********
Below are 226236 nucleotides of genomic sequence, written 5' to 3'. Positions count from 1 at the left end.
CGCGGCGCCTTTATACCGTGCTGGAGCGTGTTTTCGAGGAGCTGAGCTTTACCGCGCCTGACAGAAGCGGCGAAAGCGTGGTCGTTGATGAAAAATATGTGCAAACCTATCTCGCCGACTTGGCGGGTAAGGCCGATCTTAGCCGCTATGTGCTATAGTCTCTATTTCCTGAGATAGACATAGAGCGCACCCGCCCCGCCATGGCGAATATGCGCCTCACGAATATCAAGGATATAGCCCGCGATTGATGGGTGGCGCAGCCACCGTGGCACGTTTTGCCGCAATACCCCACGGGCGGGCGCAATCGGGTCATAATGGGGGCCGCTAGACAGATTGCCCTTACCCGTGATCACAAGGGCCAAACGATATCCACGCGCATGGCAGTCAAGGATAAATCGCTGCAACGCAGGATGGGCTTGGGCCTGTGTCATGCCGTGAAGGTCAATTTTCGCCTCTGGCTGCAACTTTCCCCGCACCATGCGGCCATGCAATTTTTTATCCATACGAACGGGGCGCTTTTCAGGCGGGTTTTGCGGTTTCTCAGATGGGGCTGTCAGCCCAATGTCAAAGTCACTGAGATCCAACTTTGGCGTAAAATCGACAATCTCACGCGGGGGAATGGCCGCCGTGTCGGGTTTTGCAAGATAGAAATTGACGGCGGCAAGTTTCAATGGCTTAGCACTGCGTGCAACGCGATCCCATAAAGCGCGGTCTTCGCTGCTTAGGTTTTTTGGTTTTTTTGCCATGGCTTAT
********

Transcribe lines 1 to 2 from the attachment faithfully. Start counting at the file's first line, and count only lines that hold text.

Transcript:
Below are 226236 nucleotides of genomic sequence, written 5' to 3'. Positions count from 1 at the left end.
CGCGGCGCCTTTATACCGTGCTGGAGCGTGTTTTCGAGGAGCTGAGCTTTACCGCGCCTGACAGAAGCGGCGAAAGCGTGGTCGTTGATGAAAAATATGTGCAAACCTATCTCGCCGACTTGGCGGGTAAGGCCGATCTTAGCCGCTATGTGCTATAGTCTCTATTTCCTGAGATAGACATAGAGCGCACCCGCCCCGCCATGGCGAATATGCGCCTCACGAATATCAAGGATATAGCCCGCGATTGATGGGTGGCGCAGCCACCGTGGCACGTTTTGCCGCAATACCCCACGGGCGGGCGCAATCGGGTCATAATGGGGGCCGCTAGACAGATTGCCCTTACCCGTGATCACAAGGGCCAAACGATATCCACGCGCATGGCAGTCAAGGATAAATCGCTGCAACGCAGGATGGGCTTGGGCCTGTGTCATGCCGTGAAGGTCAATTTTCGCCTCTGGCTGCAACTTTCCCCGCACCATGCGGCCATGCAATTTTTTATCCATACGAACGGGGCGCTTTTCAGGCGGGTTTTGCGGTTTCTCAGATGGGGCTGTCAGCCCAATGTCAAAGTCACTGAGATCCAACTTTGGCGTAAAATCGACAATCTCACGCGGGGGAATGGCCGCCGTGTCGGGTTTTGCAAGATAGAAATTGACGGCGGCAAGTTTCAATGGCTTAGCACTGCGTGCAACGCGATCCCATAAAGCGCGGTCTTCGCTGCTTAGGTTTTTTGGTTTTTTTGCCATGGCTTAT